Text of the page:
[edit] Reform

[edit] Consultation announced

On 7 December 2015, the Department for Communities and Local Government launched a consultation seeking views on changes to the NPPF to support the delivery of new homes, including low cost homes for first time buyers. See Consultation on proposed changes to national planning policy for more information.

In April 2016, the Communities & Local Government (CLG) Committee published 'Department for Communities and Local Government’s consultation on national planning policy' in which they called for a comprehensive review of the NPPF before the end of the Parliament, pointing out that there had been, ' robust, objective or evidence-based monitoring, evaluation or review' since it was first published in 2012.

On 30 January 2018, in a letter to local authorities, the Chief Planning Officer confirmed that the NPPF was being revised to implement the planning reform package set out in the housing White Paper, the Planning for the right homes in the right places consultation and the announcements made in the 2017 Autumn Budget.


[edit] Overhaul announcement

On 5 March 2018, Prime Minister Theresa May launched the overhaul of the NPPF, aiming to maximise the use of land, strengthen Green Belt protections and place a greater emphasis on converting planning permissions into built homes.

Mrs May said the cost of housing, both for ownership and rent, was reinforcing economic divisions and leading to growing social immobility, with public sector workers unable to take jobs in certain parts of the country.

She said; "The result is a vicious circle from which most people can only escape with help from the bank of mum and dad. Talking to voters during last year's election campaign, it was clear that many people, particularly younger people, are angry about this ... They're right to be angry."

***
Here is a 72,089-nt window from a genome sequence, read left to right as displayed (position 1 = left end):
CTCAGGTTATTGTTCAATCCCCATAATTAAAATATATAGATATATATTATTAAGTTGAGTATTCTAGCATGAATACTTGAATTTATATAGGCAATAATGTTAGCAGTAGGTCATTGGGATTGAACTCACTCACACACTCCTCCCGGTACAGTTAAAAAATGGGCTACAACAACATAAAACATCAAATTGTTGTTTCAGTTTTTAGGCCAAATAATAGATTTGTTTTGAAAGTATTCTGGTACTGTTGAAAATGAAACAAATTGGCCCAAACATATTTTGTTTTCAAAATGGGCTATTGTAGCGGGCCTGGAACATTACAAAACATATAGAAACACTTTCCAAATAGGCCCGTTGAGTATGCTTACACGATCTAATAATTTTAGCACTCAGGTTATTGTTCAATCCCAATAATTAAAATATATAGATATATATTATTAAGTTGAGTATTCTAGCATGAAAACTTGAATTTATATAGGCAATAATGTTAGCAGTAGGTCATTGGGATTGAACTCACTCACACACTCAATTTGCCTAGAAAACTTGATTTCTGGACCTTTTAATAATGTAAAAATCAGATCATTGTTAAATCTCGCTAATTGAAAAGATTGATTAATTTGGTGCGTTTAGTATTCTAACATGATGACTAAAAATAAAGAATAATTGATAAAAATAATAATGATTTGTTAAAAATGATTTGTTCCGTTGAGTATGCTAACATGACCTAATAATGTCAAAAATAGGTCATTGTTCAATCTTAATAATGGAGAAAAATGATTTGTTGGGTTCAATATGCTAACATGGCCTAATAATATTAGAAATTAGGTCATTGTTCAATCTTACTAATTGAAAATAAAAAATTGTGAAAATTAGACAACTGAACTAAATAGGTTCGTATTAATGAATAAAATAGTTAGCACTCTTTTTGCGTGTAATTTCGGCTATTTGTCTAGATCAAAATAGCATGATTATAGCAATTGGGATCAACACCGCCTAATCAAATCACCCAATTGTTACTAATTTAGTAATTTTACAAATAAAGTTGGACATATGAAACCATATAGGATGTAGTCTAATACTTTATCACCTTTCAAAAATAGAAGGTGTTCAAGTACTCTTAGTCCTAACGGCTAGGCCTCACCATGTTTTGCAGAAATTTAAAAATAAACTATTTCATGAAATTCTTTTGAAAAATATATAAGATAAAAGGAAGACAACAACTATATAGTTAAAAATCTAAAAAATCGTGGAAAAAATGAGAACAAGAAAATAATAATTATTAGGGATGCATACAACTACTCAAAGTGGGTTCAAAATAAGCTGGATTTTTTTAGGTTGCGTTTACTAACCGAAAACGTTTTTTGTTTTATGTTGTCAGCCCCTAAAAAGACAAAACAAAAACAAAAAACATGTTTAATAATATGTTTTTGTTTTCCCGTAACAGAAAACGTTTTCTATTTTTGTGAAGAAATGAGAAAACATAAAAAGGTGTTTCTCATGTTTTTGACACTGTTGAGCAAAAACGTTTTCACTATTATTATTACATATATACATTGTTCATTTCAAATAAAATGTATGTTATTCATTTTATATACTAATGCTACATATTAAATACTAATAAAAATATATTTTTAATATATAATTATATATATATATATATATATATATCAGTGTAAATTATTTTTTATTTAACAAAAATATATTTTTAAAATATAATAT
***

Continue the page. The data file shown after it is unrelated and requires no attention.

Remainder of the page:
Pending a consultation, May said the existing NPPF will be overhauled with up to 80 proposals first put forward in 2017 being implemented. The key measures include:

But May's accusation of obstruction on the part of some councils led to a strong response from the chair of the Local Government Association Gary Porter, who said:

“The truth is that councils are currently approving nine in 10 planning applications, which shows that the planning system is working well and is not a barrier to building. Nearly three-quarters (73%) of planning refusals are upheld on appeal, vindicating councils’ original decisions. It is completely wrong, therefore, to suggest the country’s failure to build the housing it desperately needs is down to councils.”

Furthermore, Porter said that the government's proposal to appoint independent inspectors where councils were considered to be blocking housing development was "unhelpful and misguided." He also called for councils to be able to borrow to build their own houses, a proposal in line with Labour's housing policy, and one that has been rejected by government.

In response to May's speech, shadow Housing Minister John Healey said; "This housing crisis is made in Downing Street. It's time the Tories changed course, and backed Labour's long-term plan to build the genuinely affordable homes."

[edit] 2018 revision

In July 2018, following the public consultation, the government published a revised NPPF. The new framework focusses on the following key areas: